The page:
The United States of America plays a significant role in international relations with all other countries around the globe; that’s why its foreign policy is of paramount importance for the country and its citizens. The geographical location of the US provides the opportunity to feed itself expeditiously and quickly construct industry and capital. The United States’ level of wealth and protection offers options out of reach for other countries. Controlling the world’s significant sea lanes enables the US to protect its interests and maintain its strength. The foreign policy of the United States challenges itself to prioritize soft power.
American ideas and cultural characteristics have been widely disseminated and continue to spread around the globe at a weird pace. Culture and values have always been long-term prepositions. Such policy sometimes carries out without certain moves from the government. The government’s policy can vary depending on the current authority and its beliefs and values. However, the entertainment and scientific segments have always been a factor in foreigners’ involvement and concern. However, if the government acts in unattractive ways, it can counter all positive aspects.
American Foreign Policy Problems and Contexts
While speaking about foreign policy, it is required to consider three primary factors and depending problems: the economics, ideological stability, and the maintenance of the country’s position. Hastedt (2020) suggested that political leaders identify the main problems of foreign policy. These problems connect with the conflict interests of the parties, the impossibility of finding a permanent solution (terrorism), and finally, the difference in the reasons and history of the problems.
Realism, Neoliberalism, and Constructivism in Modern International Systems
Donald Trump dubiously posed himself as a structural realist and approved his steps on the international scene to motivate these values. The essence of such methods is to defend a country’s interests without intervention in other countries’ policies but with awareness of the possibility of using the hard power to protect itself. These ideas stand on the conviction that America is the most powerful country in Western Hemisphere.
The supporters of that theory advance such statements because of the simpleness and clearness of methods in international relations. Neoliberalism supports economic independence and focuses on communication and cooperation to solve individual and domestic interests. This policy tends to develop international organizations and laws, which can meet challenges through collective action. And finally, Constructivism seems similar to collective decision-making. Constructivism suggests using global alliances to encourage members for peaceful dispute schemes.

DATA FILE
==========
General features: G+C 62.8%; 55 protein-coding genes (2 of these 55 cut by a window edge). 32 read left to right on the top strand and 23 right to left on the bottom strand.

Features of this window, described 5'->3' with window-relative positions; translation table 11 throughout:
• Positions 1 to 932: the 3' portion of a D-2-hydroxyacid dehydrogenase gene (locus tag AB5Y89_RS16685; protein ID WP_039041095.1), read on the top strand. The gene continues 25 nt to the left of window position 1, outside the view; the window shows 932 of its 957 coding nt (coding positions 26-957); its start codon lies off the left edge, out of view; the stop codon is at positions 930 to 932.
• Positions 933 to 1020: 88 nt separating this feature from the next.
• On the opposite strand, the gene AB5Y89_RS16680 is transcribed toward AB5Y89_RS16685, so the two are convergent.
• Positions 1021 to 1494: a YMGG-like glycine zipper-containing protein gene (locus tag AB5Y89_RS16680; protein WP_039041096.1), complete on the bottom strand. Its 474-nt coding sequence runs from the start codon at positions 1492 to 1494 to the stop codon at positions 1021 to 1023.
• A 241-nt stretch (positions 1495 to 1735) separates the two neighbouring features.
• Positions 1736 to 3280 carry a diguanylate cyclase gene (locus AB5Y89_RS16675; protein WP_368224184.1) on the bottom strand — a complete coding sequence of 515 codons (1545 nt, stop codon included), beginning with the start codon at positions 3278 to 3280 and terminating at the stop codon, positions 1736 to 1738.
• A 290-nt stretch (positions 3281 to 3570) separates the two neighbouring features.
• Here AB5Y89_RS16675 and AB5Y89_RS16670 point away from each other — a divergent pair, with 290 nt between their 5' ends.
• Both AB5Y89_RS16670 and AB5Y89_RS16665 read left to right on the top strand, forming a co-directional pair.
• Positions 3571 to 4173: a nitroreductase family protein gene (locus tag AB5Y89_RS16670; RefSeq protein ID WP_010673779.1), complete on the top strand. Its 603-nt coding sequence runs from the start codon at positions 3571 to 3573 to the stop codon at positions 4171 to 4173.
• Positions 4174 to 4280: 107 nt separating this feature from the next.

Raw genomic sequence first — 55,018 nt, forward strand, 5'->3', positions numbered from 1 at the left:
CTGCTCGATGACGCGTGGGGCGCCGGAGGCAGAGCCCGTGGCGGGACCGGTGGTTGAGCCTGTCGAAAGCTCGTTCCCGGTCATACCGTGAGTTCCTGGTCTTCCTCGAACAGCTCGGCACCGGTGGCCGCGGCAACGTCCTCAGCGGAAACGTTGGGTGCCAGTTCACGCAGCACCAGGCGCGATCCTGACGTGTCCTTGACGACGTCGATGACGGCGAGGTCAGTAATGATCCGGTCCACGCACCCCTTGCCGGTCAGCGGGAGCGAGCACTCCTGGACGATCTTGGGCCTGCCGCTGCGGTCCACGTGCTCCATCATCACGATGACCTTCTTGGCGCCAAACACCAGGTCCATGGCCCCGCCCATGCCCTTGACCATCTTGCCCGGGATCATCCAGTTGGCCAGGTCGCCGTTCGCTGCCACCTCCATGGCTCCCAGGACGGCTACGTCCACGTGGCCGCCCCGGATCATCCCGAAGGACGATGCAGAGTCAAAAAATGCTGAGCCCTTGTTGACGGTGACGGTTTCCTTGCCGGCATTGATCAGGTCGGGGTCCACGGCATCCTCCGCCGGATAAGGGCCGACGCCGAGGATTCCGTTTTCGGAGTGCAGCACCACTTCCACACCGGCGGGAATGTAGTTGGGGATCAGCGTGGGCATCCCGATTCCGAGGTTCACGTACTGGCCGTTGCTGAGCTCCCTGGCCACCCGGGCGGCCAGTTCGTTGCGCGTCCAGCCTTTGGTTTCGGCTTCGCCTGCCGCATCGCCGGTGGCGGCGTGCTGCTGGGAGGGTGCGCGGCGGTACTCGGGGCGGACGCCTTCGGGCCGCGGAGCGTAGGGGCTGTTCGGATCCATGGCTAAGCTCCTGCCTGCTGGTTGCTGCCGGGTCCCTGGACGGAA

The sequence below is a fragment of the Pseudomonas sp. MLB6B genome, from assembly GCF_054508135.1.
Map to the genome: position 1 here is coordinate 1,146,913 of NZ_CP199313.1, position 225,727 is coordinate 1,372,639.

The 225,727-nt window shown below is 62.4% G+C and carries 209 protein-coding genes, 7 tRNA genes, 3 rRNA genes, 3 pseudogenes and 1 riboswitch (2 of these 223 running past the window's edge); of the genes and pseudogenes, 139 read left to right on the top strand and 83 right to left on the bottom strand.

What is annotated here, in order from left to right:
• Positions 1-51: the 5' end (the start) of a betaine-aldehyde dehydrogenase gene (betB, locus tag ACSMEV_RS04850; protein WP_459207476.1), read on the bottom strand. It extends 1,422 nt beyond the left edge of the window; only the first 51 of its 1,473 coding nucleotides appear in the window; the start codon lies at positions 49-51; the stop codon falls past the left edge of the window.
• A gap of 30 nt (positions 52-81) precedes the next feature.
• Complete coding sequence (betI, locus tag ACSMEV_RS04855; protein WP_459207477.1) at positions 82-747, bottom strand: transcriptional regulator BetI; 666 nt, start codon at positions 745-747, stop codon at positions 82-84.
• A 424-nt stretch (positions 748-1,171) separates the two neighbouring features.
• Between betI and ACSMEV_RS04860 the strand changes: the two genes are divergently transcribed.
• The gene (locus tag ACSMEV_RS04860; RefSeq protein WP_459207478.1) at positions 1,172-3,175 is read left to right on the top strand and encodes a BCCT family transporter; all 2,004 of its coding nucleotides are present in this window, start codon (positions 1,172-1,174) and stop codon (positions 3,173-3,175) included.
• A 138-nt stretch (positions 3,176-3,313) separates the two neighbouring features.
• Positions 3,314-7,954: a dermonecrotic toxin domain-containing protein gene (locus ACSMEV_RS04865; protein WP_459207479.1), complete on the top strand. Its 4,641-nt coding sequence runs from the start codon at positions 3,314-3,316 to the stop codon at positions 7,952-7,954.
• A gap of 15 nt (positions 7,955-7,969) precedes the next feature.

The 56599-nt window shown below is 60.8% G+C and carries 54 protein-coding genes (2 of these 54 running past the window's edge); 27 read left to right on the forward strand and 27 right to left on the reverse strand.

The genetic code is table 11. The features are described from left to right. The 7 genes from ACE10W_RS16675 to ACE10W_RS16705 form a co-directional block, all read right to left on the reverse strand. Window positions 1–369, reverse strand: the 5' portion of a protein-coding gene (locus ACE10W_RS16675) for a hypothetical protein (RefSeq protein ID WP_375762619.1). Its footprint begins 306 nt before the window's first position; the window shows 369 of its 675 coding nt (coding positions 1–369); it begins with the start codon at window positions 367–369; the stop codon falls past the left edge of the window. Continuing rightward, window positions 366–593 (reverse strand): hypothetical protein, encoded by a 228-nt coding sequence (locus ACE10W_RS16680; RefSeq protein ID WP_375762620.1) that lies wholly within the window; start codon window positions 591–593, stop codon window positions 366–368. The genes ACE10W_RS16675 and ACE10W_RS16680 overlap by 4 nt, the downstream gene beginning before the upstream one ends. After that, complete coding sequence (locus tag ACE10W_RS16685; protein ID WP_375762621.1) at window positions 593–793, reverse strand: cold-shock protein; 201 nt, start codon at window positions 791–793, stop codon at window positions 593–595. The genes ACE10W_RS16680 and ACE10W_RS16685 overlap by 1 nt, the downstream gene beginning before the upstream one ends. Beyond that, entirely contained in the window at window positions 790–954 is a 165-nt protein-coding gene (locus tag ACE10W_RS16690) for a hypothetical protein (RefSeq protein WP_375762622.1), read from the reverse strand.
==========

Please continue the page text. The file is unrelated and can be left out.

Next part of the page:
IR Theory in Comparison with CWV
In my opinion, the only direction which can be compared with the ideas of the Christian World View is Constructivism. This policy maintenance to minimize the selfish approach as much as possible. Moreover, it suggests commingled problem-solving in the case of the effectiveness of collaboration between nations. The matching criteria are inextricably linked with soft power practice because you should share experience and essential information in the framework. Constructivism is also similar to Christianity’s World View because of the denial of material things.
Foreign policy methods are pretty controversial in the case of a social point of view. Understanding the necessity to be safe and protected does not allow for maintaining a peaceful foreign policy. On the other hand, various leaders adhere to opposing policies. This case causes intractable international problems and disability in establishing communication. Despite this, there are examples of global difficulties which can be resolved only through joint efforts—at the same time, choosing a suitable foreign policy. The current government should also consider the social needs of its own country and the factors that influence the procedure.
Hastedt, G.P. (2020). American Foreign Policy: Past, Present, and Future (12th ed.). The Rowman & Littlefield Publishing Group.